Improving Gut Health Without Supplements
Unless you have been living under a rock, you have probably heard about “gut health” being the new frontier for health. While it sounds complex, it is mainly just the term to describe the connection between the makeup of our gut microbiome and our health.
Luckily, expensive probiotic supplements are not necessary if you want to improve your gut health. As it turns out, you can get many of the good bacteria your gut needs to move things through properly by changing your diet and lifestyle.
What benefits can improving your “gut health” confer? Better digestion, increased metabolism, decreased inflammation and decreased risk of chronic disease are just some of the proposed benefits.
- Eat more whole grains, nuts, and load up on veggies, beans and fresh fruits.
Here is yet another reason to eat fresh, whole foods. Barley, oats, quinoa, bulger, and other whole grains have fiber that we need to bulk up our intestines and help things to move through.
Whole grains then become a type of feed for the bacteria inhabiting the microbiome. It may sound strange that we have all these minute bacteria floating around in there, but they keep things running smoothly.
Eating more whole grains has been shown to increase the types and numbers of bacteria in our gut. The same is true of nuts, so pick up a variety of walnuts, pecans, pistachios or almonds, remembering that a serving is what fits into the palm of your hand.
Whole, fresh vegetables, beans and legumes, and a variety of fresh fruits serve as nutrition for the bacteria in our gut. Shop your local farmers market for fresh, whole foods in season and prepare your microbiome for your locale.
The more varied your and diverse your diet, the more varied and diverse your microbiota may become.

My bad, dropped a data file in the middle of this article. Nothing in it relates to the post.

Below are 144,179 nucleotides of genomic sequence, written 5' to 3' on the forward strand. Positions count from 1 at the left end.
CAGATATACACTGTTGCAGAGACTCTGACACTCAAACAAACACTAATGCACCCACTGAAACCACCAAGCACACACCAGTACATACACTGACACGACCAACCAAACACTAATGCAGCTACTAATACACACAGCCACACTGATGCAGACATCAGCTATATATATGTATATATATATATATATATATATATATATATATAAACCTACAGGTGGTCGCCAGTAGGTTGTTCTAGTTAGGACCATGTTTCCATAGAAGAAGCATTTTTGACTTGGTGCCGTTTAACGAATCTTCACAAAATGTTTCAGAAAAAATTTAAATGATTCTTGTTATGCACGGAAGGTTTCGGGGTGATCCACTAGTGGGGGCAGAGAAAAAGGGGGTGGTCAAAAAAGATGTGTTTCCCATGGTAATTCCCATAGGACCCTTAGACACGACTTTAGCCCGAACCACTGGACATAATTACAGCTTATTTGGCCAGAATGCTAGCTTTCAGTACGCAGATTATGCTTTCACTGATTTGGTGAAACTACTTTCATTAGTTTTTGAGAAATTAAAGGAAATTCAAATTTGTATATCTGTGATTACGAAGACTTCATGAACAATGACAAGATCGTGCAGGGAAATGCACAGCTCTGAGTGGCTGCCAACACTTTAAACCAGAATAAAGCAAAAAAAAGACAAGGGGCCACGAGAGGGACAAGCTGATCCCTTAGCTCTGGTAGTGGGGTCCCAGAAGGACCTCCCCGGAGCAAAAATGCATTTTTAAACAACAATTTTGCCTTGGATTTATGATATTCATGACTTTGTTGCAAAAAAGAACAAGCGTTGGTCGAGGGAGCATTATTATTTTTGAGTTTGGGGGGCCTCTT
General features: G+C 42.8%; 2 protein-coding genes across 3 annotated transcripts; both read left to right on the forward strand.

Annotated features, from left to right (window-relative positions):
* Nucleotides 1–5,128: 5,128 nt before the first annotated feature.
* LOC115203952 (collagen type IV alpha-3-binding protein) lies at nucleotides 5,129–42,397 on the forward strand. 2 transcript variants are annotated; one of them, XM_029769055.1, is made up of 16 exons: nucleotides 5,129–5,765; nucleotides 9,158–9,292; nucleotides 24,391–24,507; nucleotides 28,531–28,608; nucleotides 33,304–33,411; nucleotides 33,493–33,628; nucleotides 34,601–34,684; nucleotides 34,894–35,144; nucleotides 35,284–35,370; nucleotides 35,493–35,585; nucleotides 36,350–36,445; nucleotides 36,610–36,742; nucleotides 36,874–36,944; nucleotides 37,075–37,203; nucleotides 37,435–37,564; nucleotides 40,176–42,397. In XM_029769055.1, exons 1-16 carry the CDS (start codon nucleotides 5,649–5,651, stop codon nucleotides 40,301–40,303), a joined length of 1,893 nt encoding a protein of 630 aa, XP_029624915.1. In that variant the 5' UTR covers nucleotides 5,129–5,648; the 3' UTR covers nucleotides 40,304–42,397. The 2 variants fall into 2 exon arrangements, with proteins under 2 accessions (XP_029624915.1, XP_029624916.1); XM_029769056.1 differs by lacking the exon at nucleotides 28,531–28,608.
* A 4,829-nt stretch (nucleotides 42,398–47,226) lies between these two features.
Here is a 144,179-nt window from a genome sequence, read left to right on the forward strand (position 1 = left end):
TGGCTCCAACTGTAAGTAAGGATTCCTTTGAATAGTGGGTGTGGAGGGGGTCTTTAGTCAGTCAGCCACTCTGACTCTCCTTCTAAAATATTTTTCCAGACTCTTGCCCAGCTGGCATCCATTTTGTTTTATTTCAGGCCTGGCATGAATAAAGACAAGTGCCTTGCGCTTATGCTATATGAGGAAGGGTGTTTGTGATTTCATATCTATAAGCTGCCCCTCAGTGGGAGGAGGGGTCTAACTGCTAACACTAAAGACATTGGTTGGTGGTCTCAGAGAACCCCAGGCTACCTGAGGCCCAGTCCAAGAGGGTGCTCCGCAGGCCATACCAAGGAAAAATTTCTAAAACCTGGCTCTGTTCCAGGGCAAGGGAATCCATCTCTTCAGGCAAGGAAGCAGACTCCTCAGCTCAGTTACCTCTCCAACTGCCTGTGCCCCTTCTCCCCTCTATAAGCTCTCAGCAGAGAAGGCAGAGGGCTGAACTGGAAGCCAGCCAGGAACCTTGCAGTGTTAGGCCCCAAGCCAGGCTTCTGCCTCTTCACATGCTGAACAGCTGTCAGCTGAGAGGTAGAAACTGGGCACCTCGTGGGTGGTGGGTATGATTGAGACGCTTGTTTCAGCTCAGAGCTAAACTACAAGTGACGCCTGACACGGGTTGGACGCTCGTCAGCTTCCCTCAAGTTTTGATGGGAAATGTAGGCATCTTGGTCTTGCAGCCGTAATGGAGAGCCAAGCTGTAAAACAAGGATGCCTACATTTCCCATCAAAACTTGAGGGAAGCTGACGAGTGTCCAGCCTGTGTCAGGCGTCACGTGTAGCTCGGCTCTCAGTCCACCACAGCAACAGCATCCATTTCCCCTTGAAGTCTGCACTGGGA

- The link between your teeth and your gut.
Brush and floss your teeth regularly. Having regular dental cleanings and check-ups may not seem to be important to a healthy microbiome, but studies at Cornell University and in Sweden have found that bacteria from your mouth can get into your stomach and cause problems.
Avoid the bad guys taking over the good guys in your tummy by taking care of your teeth.
In particular, sugar can cause yeast to grow and it can throw off delicate gut balance.
The science to back this up shows high sugar environments are bad for gut health.
- Eat fermented foods that have beneficial bacteria.
We’ve all heard about eating more yogurt for our gut health, but have we learned about eating more fermented foods?
These foods have more good bacteria to improve your belly. They contain a high count of lactobacilli bacteria, which are beneficial. They are also the ones that convert sugar to acids and alcohols:
- And finally, low sugar yogurt of the plain, natural variety
- Eat more dark chocolate and foods with polyphenols.
This one is a favorite. Who needs a reason to eat more chocolate? I don’t.
Rich in fiber and plant-based molecules known as polyphenols, travel into your intestines where microbes use them for fuel. Foods that are rich in polyphenols, such as dark chocolate, have anti-inflammatory properties, decrease blood pressure and cholesterol levels and decrease cellular stress.
What are some other foods to improve your gut that are rich in polyphenols?
- Red grapes, wine made from red grapes
- Green tea
- Blend in the spices.
It never hurts to scatter on the garlic, turmeric, ginger, and other favorite delicious spices. These spices help to rid your gut of harmful bacteria. They also won’t hurt the good bacteria.
- Limit artificial sweeteners.
Research studies with animals have found artificial sweeteners to have a negative effect on the microbiome. Rats given aspartame had increased blood sugars and were unable to use the insulin their bodies made properly.
Another human trial showed the same blood sugar increase. For gut health, it may be best to avoid artificial sweeteners altogether.
Have you made efforts to improve your gut health? If so, what have you done? What benefits have you seen?
Let’s get some good discussion going on around our gut health.